• Serve in long spears or thin strips 
  • If a large piece breaks off into your baby’s mouth allow them the opportunity to push the food out of their mouth themselves before intervening. 
  • Leaving the skin on can prevent cucumber pieces from breaking off

#3: Green Peas

Whole peas are a choking hazard. Always smash or puree before serving them to your baby. 

  • Blend and spread onto a teething cracker or thin piece of toast
  • Mash and serve on a preloaded spoon or add to other foods like quinoa, mashed veggies, pasta, or muffins 

#4: Sweet Potatoes

  • Cook until soft enough to smash between your fingers
  • Cut into large spears
  • Mash and serve on a preloaded spoon, or mix with other foods like quinoa, mashed veggies, pasta, pancake, or muffins
best vegetables to start baby on

#5: Butternut Squash

  • Cook until soft enough to smash between two fingers
  • Cut into large spears
  • Mash and serve on a preloaded spoon or add to other foods like quinoa, mashed veggies, pasta, pancakes or muffins

#6: Winter Squash or Yellow Squash

  • Cook until soft enough to smash between two fingers
  • Cut into large spears
  • Okay to leave the seeds in they aren’t a choking hazard
  • Shred and add into cooked foods like muffins, pancakes, and egg dishes

#7: Zucchini

  • Cook until soft enough to smash between two fingers
  • Cut into large spears
  • Okay to leave the seeds in they aren’t a choking hazard
  • Shred and add into cooked foods like muffins, pancakes, and egg dishes

#8: Green Beans

Pre-cut, canned green beans are a choking hazard because they are harder for your baby to chew before accidentally swallowing. Cook and serve the whole bean pod to minimize the risk of choking.

#9: Carrots

Carrots are a choking hazard. Never serve them raw. Follow how to serve them below to minimize the risk of choking. 

  • Peel, cook, and cut lengthwise
  • Mash or grate to serve on a preloaded spoon or mix into other foods like quinoa, mashed veggies, pasta, pancakes, or muffins

#10: Avocado

Okay…technically it’s a fruit but many people still consider it a veggie and it’s a great first food! So I included it!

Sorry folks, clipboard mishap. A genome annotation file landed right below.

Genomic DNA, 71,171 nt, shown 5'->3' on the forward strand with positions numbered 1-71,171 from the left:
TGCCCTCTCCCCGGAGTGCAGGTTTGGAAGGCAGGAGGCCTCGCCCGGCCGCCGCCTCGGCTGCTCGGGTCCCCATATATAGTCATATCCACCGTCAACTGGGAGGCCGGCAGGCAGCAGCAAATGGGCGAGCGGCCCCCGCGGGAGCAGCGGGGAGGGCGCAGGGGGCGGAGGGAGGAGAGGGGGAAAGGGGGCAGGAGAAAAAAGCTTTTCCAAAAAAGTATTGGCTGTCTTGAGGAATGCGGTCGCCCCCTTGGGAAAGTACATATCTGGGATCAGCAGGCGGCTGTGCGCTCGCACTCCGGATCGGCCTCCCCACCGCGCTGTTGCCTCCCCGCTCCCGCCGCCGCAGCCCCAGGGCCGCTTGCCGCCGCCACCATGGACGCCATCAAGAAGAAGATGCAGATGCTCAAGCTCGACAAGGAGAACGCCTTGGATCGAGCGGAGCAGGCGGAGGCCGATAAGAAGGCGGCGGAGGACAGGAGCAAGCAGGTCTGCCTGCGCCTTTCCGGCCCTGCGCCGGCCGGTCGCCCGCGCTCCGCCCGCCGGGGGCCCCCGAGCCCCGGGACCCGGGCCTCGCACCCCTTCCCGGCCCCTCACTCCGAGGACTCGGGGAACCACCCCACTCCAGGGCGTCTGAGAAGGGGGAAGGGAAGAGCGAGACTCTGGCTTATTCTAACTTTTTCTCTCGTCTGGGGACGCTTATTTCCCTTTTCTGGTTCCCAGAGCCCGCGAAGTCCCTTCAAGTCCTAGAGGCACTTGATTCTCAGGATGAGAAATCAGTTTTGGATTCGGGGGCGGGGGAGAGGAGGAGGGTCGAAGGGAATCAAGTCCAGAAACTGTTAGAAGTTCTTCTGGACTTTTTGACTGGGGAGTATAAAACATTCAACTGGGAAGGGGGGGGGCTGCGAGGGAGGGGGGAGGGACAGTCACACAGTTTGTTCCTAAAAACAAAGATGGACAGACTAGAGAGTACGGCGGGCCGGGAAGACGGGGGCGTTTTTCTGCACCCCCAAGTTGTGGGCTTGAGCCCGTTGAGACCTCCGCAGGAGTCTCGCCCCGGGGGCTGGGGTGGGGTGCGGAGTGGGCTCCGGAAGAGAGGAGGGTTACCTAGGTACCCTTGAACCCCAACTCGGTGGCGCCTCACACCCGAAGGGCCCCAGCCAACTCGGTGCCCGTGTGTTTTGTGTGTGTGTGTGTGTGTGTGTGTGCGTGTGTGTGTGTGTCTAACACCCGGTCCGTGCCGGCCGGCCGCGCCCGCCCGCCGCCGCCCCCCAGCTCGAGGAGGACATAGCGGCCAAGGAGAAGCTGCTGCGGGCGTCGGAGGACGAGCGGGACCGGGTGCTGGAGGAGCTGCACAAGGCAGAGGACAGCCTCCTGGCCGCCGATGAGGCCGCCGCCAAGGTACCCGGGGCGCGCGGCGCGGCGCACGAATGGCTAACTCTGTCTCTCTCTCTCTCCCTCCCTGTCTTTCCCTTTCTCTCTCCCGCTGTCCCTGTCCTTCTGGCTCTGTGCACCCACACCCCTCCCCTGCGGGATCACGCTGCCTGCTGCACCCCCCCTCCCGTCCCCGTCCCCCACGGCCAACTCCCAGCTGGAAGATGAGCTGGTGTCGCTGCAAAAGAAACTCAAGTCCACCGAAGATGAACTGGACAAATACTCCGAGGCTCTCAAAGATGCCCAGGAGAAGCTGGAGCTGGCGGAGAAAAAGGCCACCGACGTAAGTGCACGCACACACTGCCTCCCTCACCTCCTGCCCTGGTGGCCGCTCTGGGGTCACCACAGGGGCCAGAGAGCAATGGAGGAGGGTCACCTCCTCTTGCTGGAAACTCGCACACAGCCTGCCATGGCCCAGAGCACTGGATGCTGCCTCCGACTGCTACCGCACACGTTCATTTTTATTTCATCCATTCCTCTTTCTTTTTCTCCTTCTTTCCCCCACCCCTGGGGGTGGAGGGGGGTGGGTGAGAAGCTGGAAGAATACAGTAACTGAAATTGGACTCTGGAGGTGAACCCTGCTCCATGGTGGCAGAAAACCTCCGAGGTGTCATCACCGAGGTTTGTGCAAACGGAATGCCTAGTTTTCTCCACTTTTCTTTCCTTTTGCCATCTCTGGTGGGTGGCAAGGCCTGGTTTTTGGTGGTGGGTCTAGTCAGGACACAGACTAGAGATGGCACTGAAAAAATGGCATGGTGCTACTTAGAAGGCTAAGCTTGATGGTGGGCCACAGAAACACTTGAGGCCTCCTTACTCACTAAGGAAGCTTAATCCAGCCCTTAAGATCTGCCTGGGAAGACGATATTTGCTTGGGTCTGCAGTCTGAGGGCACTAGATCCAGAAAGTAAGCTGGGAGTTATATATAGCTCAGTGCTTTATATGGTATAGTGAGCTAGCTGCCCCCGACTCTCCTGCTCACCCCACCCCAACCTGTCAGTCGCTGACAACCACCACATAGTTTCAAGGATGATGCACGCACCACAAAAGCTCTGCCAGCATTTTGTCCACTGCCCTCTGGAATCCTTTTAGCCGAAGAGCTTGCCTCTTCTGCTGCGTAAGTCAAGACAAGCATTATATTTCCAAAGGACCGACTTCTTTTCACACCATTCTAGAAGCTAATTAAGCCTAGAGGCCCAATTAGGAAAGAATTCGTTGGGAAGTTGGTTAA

• Make sure it’s soft enough to smash between your fingers
  • Serve in large wedges 
  • If the wedges are too slippery for your baby to pick up try rolling them in infant cereal
  • Mash and serve on a preloaded spoon or with other scoopable foods like quinoa, couscous, or pasta

Bell pepper are another veggie that you can introduce to your baby when they first start solid foods – around 6 months. I find because they are a bit acidic it’s better to introduce some of these first 10 baby-friendly foods I have listed above first.

What Order Should You Introduce Vegetables In?

There is no particular order that you have to introduce vegetables in. The ones I have included in this list tend to be great first foods for your baby. They are mild in flavor and easy on the tummy. 

Related: 15 + Baby-Led Weaning Breakfast Ideas & Recipes (By Age)

Any vegetables really work great as first foods for your baby. Just keep in mind those that are choking hazards and make sure that you are offering them to your baby in a safe way. 

Vegetables that are choking hazards are: 

  • Carrots
  • Celery 
  • Peas
  • Cherry and grape tomatoes
  • Pre-cut green beans
  • Broccoli

Honestly, any raw vegetables usually pose a high risk of choking. So just make sure you are cooking them until they are soft enough to smash between your two fingers. 

How Many Times A Day Should You Feed Your Baby Solids?

Your baby doesn’t really need the nutrition from solid foods for the first few months of solid foods. They are still getting all they need nutritionally from breastmilk or infant formula. 

Young babies 6-7 months old should have at least one meal per day. 

You can introduce a second mealtime somewhere between 8-9 months of age. 

Older babies should have 3 meals a day by 10-11 months of age. 

Your goal is that by their first birthday they are eating 3 meals and 2 snacks per day. Plus, their day should be very similar to the foods you are eating – whole foods, not mainly pureed or mashed foods.

Related: How Much Should Your Baby Eat? A Baby Feeding Schedule By Age

Don’t worry too much if you feel like your baby is actually eating much food at mealtime. Food at this stage is more of a sensory experience, as well as an opportunity for them to start learning how to eat. They are just meant to be exploring new tastes, new smells, and new textures.

Offer meals when your baby is well-rested and in a good mood. This promotes a happy association with mealtime and is when your baby will learn best! 

In A Nutshell 

Here’s a quick snippet of the important details of how to introduce your baby to vegetables using BLW. 

  • Make sure your baby is meeting all 6 signs of readiness before introducing solid foods
  • Use the 3 different BLW methods of offering your baby solid foods
  • It doesn’t matter if you introduce fruit before veggies or vice versa
  • Broccoli, sweet potato, carrots, green beans, butternut squash, yellow squash, zucchini, peas, cucumber, and avocado are great first foods 
  • Don’t forget to check out my 6-9-month-old feeding guide to help you navigate solid foods with your baby